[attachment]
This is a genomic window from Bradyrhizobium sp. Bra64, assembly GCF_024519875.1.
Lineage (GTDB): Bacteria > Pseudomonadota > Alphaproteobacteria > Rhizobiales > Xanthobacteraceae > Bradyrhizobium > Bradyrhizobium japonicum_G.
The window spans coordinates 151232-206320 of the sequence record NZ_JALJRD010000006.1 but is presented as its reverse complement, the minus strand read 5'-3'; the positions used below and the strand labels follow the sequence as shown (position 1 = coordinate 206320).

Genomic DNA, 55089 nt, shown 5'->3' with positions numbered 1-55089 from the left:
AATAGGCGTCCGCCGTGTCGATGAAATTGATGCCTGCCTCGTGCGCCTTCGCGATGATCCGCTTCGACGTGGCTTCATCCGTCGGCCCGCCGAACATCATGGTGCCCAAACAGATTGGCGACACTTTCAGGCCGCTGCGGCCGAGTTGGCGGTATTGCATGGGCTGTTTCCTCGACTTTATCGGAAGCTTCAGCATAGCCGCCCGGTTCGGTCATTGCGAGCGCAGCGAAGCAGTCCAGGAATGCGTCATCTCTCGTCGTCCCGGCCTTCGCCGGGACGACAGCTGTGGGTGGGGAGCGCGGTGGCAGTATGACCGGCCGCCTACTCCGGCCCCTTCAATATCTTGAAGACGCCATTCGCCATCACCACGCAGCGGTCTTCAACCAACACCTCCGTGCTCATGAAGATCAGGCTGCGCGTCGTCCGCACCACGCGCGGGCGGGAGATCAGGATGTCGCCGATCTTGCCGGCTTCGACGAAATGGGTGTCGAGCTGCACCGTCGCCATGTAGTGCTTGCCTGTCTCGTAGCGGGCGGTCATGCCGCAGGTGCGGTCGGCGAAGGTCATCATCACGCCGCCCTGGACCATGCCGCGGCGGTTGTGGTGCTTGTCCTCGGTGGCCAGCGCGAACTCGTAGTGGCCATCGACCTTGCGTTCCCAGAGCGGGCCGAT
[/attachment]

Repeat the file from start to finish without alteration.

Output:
This is a genomic window from Bradyrhizobium sp. Bra64, assembly GCF_024519875.1.
Lineage (GTDB): Bacteria > Pseudomonadota > Alphaproteobacteria > Rhizobiales > Xanthobacteraceae > Bradyrhizobium > Bradyrhizobium japonicum_G.
The window spans coordinates 151232-206320 of the sequence record NZ_JALJRD010000006.1 but is presented as its reverse complement, the minus strand read 5'-3'; the positions used below and the strand labels follow the sequence as shown (position 1 = coordinate 206320).

Genomic DNA, 55089 nt, shown 5'->3' with positions numbered 1-55089 from the left:
AATAGGCGTCCGCCGTGTCGATGAAATTGATGCCTGCCTCGTGCGCCTTCGCGATGATCCGCTTCGACGTGGCTTCATCCGTCGGCCCGCCGAACATCATGGTGCCCAAACAGATTGGCGACACTTTCAGGCCGCTGCGGCCGAGTTGGCGGTATTGCATGGGCTGTTTCCTCGACTTTATCGGAAGCTTCAGCATAGCCGCCCGGTTCGGTCATTGCGAGCGCAGCGAAGCAGTCCAGGAATGCGTCATCTCTCGTCGTCCCGGCCTTCGCCGGGACGACAGCTGTGGGTGGGGAGCGCGGTGGCAGTATGACCGGCCGCCTACTCCGGCCCCTTCAATATCTTGAAGACGCCATTCGCCATCACCACGCAGCGGTCTTCAACCAACACCTCCGTGCTCATGAAGATCAGGCTGCGCGTCGTCCGCACCACGCGCGGGCGGGAGATCAGGATGTCGCCGATCTTGCCGGCTTCGACGAAATGGGTGTCGAGCTGCACCGTCGCCATGTAGTGCTTGCCTGTCTCGTAGCGGGCGGTCATGCCGCAGGTGCGGTCGGCGAAGGTCATCATCACGCCGCCCTGGACCATGCCGCGGCGGTTGTGGTGCTTGTCCTCGGTGGCCAGCGCGAACTCGTAGTGGCCATCGACCTTGCGTTCCCAGAGCGGGCCGAT